Humanity has been wearing silver bracelets for thousands of years. In ancient times, the noble white metal was valued on a par with gold, and jewelry made from it was endowed with mystical properties. Many varieties of silver bracelets have survived to our times with the improvements that modern jewelry production provides. Let’s talk about interesting pages in the history of jewelry, which has not lost its popularity today.
History of the first silver bracelets
Silver bracelets were found by archaeologists on the territory of Mesopotamia, where ancient jewelers learned how to mine silver using the method of cupelling. Craftsmen forged refractory metal into thin sheets, from which they made ornaments of a rather complex shape and covered them with chasing, niello, or granules.
Very few ancient treasures have survived to our times, but bas-reliefs give an idea of their diversity. The wrists and forearms of the Assyrian gods and kings are decorated with silver bracelets of various types:
- questionnaire bracelets.
Silver bracelets were worn by the nobility of Ancient Egypt, where these jewelry often acquired the value of amulets. In 1925, archaeologists discovered in the tomb of Queen Hetepheres I a jewelry box containing twenty bracelets decorated with lapis lazuli, turquoise and carnelian. The different diameters of the jewelry suggest that silver hoops covered the entire hand of the queen from wrist to forearm. Scientists have dated the find to 2550 BC.
In early antiquity, metal bracers served as an element of armor; warriors wore them on open forearms. Jewelry for wrists became popular with the light hand of the ancient Romans – they were worn by all the nobility, regardless of gender. In great fashion there was a spiral shape of snake-shaped bracelets, and silver was engraved and written with the name of the owner. The decoration of this type is now kept in the British Museum – the silver body of the reptile is twisted in six turns, decorated with a scaly pattern and two palmettes in the center.
The ancient Indian jewelry culture gave the world a lot of unusual jewelry, which is now called ethnic. The order of wearing them is established by a set of rules called the Solah Shringar. The most famous churi are thin bracelets that the bride wears before the wedding ceremony, and then wears constantly as a symbol of her status as wife and mother. The number of thin hoops is 8, 12 or 24, and they are supposed to be worn both on the right and on the left hand. It is customary to wear bracelets “soldered” on the ankles, which are most often made of silver.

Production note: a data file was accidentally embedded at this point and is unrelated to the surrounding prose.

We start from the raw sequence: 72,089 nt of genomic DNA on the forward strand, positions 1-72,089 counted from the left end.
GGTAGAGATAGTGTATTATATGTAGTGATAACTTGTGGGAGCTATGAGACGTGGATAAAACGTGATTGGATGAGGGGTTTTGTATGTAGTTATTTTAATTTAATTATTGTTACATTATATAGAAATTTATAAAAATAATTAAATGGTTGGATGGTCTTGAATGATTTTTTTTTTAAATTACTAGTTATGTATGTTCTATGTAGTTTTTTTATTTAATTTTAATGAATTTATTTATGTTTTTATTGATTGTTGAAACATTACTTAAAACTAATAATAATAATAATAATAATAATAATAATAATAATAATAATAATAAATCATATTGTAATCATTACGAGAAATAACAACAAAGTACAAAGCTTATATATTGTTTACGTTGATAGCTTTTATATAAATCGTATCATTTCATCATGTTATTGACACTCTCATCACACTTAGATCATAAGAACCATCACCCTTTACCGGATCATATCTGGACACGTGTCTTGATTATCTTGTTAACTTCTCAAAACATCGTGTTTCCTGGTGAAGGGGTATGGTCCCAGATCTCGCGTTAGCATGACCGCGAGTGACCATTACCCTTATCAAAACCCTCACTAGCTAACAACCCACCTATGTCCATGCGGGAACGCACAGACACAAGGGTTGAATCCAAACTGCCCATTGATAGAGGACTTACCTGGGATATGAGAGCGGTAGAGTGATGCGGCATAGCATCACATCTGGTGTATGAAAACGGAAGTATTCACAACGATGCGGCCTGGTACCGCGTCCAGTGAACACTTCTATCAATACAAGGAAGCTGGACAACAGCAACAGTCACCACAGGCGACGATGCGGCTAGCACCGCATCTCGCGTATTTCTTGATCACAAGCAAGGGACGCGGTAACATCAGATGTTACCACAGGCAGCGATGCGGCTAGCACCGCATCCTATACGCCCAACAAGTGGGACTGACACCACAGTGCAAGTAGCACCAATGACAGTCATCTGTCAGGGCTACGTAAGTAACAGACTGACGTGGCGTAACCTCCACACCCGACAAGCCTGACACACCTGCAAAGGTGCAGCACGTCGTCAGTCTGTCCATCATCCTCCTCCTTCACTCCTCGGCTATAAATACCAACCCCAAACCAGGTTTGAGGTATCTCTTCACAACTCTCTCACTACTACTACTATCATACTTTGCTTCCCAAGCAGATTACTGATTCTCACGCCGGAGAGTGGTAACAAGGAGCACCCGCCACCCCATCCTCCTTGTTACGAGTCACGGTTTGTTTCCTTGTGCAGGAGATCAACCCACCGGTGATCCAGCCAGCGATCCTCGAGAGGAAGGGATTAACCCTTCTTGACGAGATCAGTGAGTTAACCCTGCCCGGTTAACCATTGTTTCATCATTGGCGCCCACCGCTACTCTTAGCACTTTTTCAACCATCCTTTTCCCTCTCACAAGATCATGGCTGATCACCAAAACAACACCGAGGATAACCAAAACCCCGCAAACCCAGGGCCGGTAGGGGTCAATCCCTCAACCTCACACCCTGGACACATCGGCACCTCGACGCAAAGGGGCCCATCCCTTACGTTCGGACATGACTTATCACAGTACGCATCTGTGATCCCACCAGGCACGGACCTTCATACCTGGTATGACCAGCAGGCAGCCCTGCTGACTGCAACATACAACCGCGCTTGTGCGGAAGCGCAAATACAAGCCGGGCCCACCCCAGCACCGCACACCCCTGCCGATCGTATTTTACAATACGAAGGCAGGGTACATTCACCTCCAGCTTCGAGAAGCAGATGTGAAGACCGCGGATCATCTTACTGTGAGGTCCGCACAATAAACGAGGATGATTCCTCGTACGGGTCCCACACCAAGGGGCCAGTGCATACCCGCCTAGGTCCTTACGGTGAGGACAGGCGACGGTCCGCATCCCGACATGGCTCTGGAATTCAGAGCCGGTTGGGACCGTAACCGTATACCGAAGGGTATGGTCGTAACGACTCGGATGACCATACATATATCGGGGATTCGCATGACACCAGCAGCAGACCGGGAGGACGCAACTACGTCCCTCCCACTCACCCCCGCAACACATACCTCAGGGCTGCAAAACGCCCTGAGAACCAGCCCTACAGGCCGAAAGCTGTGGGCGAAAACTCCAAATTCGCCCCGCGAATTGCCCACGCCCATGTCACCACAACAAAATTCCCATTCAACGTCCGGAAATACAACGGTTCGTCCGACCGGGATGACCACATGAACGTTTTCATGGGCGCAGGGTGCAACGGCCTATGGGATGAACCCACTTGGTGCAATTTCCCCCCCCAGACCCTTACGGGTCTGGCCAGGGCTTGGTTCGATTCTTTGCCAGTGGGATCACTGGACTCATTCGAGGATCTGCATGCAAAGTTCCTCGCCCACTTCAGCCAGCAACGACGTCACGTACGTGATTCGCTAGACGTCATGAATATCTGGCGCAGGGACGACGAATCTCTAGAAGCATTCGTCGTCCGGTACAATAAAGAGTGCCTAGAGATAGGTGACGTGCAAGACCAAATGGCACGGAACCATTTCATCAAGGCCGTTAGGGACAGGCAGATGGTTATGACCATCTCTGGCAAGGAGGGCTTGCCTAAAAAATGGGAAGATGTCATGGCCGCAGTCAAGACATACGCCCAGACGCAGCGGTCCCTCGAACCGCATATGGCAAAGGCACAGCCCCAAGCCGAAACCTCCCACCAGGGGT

Bracelets in Europe
European craftsmen continued to work with silver, despite its shortage during the early Middle Ages. In Eastern Europe, girls wore stiff and wide bracelets that covered the wrist. The decoration elements were fixed with a removable cotter pin. The design forms the basis for modern hinged bracelets.
Later, the decoration temporarily lost its popularity due to the strict requirements of the Catholic Church for ladies’ costume. It was considered indecent to bare hands, so women wore bracelets over their sleeves. In the Renaissance, the style of clothing became more open, and the first chain bracelets appeared, which were already distinguished by the complexity of weaving. In the 18th century, enamel miniatures decorated with precious stones became elements of bracelets.
In the 19th century, there was a mixture of styles from bygone eras in jewelry fashion. Jewelry was made not only from gold from silver, but also from cast iron, iron and even from the hair of lovers. In Great Britain, during the reign of Queen Victoria, silver charm bracelets with hanging figures, coins and trinkets came into use.
Silver bracelets remain an element of image and style today. Despite the fact that the decoration became more complicated and new forms appeared, many types of jewelry have come down to us practically unchanged.